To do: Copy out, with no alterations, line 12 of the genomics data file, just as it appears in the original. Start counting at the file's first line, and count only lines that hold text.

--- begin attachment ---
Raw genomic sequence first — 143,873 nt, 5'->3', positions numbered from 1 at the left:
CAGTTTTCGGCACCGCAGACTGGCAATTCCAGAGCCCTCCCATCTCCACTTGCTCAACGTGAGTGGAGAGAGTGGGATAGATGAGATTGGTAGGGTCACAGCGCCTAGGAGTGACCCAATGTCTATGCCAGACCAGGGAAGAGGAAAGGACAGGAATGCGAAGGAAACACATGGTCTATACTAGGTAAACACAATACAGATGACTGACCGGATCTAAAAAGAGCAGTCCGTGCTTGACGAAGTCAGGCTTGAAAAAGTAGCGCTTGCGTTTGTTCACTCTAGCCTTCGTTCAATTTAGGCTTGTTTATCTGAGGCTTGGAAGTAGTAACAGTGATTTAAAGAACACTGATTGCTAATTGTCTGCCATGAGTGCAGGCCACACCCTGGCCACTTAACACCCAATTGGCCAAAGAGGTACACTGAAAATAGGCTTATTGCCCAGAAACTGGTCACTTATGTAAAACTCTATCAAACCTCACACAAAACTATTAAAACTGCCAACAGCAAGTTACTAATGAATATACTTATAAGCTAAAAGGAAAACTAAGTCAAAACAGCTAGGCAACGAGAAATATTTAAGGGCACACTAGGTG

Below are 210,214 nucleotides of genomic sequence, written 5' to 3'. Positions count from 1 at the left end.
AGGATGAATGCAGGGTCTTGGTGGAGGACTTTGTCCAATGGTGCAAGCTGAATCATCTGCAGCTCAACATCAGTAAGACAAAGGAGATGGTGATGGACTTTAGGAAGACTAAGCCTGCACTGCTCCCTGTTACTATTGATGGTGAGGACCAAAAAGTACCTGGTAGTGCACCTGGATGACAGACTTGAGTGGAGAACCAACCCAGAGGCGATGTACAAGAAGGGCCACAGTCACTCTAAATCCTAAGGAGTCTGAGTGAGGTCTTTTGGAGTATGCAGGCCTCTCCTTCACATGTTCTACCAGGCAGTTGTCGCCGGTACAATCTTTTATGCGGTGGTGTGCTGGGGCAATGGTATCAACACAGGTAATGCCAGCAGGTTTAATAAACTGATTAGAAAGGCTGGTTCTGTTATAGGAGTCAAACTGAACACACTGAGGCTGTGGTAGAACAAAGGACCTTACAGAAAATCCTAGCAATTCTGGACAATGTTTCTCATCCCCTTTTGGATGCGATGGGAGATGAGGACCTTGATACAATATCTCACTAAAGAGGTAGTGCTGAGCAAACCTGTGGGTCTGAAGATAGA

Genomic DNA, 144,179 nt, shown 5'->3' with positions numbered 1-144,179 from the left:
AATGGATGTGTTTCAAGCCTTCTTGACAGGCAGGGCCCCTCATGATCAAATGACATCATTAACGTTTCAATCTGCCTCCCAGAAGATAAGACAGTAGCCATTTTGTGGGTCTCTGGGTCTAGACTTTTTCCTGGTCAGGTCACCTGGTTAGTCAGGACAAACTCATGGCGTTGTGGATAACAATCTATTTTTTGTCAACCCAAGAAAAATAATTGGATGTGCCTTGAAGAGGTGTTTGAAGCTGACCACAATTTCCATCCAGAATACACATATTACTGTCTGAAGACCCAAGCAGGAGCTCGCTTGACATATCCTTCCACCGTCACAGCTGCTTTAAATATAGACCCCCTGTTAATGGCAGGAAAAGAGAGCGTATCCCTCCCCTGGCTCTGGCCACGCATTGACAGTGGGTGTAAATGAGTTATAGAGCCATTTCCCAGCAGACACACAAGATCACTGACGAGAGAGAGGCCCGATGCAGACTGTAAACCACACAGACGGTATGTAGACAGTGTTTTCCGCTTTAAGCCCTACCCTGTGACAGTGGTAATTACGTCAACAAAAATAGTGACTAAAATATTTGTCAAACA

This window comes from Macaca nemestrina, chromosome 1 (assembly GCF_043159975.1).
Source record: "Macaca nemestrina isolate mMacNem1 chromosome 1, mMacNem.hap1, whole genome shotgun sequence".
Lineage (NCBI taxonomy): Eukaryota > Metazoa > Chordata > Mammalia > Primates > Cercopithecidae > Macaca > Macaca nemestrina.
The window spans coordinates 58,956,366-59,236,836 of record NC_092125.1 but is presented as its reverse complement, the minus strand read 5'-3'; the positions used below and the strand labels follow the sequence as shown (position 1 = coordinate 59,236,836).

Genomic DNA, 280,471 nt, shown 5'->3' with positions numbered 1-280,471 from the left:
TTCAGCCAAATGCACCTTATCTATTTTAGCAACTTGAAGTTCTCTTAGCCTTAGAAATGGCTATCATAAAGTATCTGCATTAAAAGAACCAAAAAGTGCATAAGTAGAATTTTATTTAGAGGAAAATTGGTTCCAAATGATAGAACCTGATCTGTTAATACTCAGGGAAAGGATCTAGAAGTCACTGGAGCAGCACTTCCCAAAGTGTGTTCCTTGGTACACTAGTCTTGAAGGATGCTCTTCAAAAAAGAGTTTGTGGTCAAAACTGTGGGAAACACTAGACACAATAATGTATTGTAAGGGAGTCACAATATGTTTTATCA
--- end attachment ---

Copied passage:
TTCAGCCAAATGCACCTTATCTATTTTAGCAACTTGAAGTTCTCTTAGCCTTAGAAATGGCTATCATAAAGTATCTGCATTAAAAGAACCAAAAAGTGCATAAGTAGAATTTTATTTAGAGGAAAATTGGTTCCAAATGATAGAACCTGATCTGTTAATACTCAGGGAAAGGATCTAGAAGTCACTGGAGCAGCACTTCCCAAAGTGTGTTCCTTGGTACACTAGTCTTGAAGGATGCTCTTCAAAAAAGAGTTTGTGGTCAAAACTGTGGGAAACACTAGACACAATAATGTATTGTAAGGGAGTCACAATATGTTTTATCA